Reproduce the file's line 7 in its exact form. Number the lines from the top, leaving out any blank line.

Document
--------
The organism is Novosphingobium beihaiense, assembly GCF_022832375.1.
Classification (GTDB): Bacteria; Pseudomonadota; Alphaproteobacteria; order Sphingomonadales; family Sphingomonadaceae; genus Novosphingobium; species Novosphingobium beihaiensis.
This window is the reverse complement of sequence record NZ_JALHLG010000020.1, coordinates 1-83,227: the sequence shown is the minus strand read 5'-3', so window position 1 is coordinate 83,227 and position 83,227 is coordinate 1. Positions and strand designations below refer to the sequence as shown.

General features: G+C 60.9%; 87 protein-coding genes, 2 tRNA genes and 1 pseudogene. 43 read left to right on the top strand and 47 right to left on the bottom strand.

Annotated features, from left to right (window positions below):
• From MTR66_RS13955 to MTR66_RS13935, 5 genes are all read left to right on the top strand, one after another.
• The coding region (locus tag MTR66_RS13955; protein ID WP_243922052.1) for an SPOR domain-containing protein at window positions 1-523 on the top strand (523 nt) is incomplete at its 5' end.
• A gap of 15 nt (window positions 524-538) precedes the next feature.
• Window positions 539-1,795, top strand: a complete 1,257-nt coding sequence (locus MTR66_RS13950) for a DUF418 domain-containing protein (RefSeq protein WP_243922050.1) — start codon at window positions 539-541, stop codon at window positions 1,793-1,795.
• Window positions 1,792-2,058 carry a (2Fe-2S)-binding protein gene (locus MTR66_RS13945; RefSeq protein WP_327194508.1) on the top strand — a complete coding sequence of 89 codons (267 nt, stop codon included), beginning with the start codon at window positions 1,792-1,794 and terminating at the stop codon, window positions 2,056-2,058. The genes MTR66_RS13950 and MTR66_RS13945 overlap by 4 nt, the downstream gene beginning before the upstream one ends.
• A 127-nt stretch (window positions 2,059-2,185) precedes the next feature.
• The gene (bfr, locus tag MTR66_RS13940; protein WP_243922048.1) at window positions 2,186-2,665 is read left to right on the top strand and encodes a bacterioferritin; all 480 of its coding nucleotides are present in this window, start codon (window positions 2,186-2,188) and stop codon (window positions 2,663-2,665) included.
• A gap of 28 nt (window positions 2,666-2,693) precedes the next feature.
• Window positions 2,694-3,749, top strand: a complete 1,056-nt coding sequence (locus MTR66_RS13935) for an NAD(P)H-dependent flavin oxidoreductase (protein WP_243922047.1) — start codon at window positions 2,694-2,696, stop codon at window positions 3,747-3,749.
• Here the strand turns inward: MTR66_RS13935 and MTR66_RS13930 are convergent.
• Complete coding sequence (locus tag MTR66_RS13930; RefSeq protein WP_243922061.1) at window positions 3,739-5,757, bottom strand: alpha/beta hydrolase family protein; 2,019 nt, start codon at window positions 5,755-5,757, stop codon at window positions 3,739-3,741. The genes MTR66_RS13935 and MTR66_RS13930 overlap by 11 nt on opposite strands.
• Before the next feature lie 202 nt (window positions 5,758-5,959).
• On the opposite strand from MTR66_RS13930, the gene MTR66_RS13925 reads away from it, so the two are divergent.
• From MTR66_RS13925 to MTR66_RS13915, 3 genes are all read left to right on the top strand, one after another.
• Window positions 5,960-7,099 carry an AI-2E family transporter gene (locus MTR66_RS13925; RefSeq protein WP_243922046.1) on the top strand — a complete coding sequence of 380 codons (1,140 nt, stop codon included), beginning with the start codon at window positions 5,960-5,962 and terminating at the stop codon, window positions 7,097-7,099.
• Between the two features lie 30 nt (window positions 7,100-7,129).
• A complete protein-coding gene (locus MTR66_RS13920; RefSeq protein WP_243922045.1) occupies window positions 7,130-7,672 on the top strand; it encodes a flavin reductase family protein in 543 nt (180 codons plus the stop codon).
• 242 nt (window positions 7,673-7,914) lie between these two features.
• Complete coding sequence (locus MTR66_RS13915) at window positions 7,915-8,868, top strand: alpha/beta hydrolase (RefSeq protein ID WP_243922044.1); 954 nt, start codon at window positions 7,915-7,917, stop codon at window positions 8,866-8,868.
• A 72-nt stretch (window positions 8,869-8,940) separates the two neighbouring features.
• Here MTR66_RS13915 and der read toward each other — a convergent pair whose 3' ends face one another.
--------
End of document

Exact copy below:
• The coding region (locus tag MTR66_RS13955; protein ID WP_243922052.1) for an SPOR domain-containing protein at window positions 1-523 on the top strand (523 nt) is incomplete at its 5' end.